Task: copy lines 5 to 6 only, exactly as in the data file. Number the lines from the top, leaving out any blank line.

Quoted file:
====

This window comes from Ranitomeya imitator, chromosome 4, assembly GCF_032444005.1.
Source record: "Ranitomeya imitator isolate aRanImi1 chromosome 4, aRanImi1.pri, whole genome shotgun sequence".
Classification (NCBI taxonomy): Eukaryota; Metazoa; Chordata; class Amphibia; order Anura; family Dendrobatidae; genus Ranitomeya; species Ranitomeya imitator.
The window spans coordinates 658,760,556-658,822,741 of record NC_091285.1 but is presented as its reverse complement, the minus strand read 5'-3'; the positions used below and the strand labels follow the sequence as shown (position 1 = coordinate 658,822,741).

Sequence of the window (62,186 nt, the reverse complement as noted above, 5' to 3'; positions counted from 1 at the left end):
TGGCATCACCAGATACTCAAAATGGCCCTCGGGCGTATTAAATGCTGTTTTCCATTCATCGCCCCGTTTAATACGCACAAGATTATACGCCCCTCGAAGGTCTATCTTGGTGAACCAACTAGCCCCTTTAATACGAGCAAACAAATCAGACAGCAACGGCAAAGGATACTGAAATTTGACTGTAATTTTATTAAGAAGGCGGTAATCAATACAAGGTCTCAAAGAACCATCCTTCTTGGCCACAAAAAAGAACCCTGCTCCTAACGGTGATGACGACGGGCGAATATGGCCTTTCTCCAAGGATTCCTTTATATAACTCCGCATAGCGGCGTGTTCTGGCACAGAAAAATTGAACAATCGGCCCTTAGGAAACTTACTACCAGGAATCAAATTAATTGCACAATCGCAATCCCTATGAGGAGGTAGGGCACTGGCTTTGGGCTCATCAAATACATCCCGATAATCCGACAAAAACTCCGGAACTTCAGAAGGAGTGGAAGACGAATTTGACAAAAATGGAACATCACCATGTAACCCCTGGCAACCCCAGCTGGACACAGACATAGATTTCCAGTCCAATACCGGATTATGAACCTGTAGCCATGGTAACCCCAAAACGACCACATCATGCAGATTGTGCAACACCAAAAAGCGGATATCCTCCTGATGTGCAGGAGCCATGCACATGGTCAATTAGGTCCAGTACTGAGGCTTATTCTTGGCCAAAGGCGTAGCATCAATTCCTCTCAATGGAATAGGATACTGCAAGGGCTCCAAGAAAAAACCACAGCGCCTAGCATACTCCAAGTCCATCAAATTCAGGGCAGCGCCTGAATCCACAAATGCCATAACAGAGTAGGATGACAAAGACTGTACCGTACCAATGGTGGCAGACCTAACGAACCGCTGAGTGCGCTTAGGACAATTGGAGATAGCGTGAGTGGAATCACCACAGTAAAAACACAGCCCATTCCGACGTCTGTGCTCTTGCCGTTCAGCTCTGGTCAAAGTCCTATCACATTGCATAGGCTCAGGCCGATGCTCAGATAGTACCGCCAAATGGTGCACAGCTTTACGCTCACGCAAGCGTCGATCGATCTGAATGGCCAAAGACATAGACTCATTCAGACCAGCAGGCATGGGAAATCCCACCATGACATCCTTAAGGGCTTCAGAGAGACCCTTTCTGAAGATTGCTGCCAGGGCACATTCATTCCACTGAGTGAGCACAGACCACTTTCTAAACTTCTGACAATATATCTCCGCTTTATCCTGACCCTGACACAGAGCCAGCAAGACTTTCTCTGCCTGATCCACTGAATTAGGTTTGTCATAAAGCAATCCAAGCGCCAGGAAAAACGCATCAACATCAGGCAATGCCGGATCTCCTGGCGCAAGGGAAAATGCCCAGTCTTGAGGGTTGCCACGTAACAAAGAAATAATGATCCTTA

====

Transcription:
Sequence of the window (62,186 nt, the reverse complement as noted above, 5' to 3'; positions counted from 1 at the left end):
TGGCATCACCAGATACTCAAAATGGCCCTCGGGCGTATTAAATGCTGTTTTCCATTCATCGCCCCGTTTAATACGCACAAGATTATACGCCCCTCGAAGGTCTATCTTGGTGAACCAACTAGCCCCTTTAATACGAGCAAACAAATCAGACAGCAACGGCAAAGGATACTGAAATTTGACTGTAATTTTATTAAGAAGGCGGTAATCAATACAAGGTCTCAAAGAACCATCCTTCTTGGCCACAAAAAAGAACCCTGCTCCTAACGGTGATGACGACGGGCGAATATGGCCTTTCTCCAAGGATTCCTTTATATAACTCCGCATAGCGGCGTGTTCTGGCACAGAAAAATTGAACAATCGGCCCTTAGGAAACTTACTACCAGGAATCAAATTAATTGCACAATCGCAATCCCTATGAGGAGGTAGGGCACTGGCTTTGGGCTCATCAAATACATCCCGATAATCCGACAAAAACTCCGGAACTTCAGAAGGAGTGGAAGACGAATTTGACAAAAATGGAACATCACCATGTAACCCCTGGCAACCCCAGCTGGACACAGACATAGATTTCCAGTCCAATACCGGATTATGAACCTGTAGCCATGGTAACCCCAAAACGACCACATCATGCAGATTGTGCAACACCAAAAAGCGGATATCCTCCTGATGTGCAGGAGCCATGCACATGGTCAATTAGGTCCAGTACTGAGGCTTATTCTTGGCCAAAGGCGTAGCATCAATTCCTCTCAATGGAATAGGATACTGCAAGGGCTCCAAGAAAAAACCACAGCGCCTAGCATACTCCAAGTCCATCAAATTCAGGGCAGCGCCTGAATCCACAAATGCCATAACAGAGTAGGATGACAAAGACTGTACCGTACCAATGGTGGCAGACCTAACGAACCGCTGAGTGCGCTTAGGACAATTGGAGATAGCGTGAGTGGAATCACCACAGTAAAAACACAGCCCATTCCGACGTCTGTGCTCTTGCCGTTCAGCTCTGGTCAAAGTCCTATCACATTGCATAGGCTCAGGCCGATGCTCAGATAGTACCGCCAAATGGTGCACAGCTTTACGCTCACGCAAGCGTCGATCGATCTGAATGGCCAAAGACATAGACTCATTCAGACCAGCAGGCATGGGAAATCCCACCATGACATCCTTAAGGGCTTCAGAGAGACCCTTTCTGAAGATTGCTGCCAGGGCACATTCATTCCACTGAGTGAGCACAGACCACTTTCTAAACTTCTGACAATATATCTCCGCTTTATCCTGACCCTGACACAGAGCCAGCAAGACTTTCTCTGCCTGATCCACTGAATTAGGTTTGTCATAAAGCAATCCAAGCGCCAGGAAAAACGCATCAACATCAGGCAATGCCGGATCTCCTGGCGCAAGGGAAAATGCCCAGTCTTGAGGGTTGCCACGTAACAAAGAAATAATGATCCTTA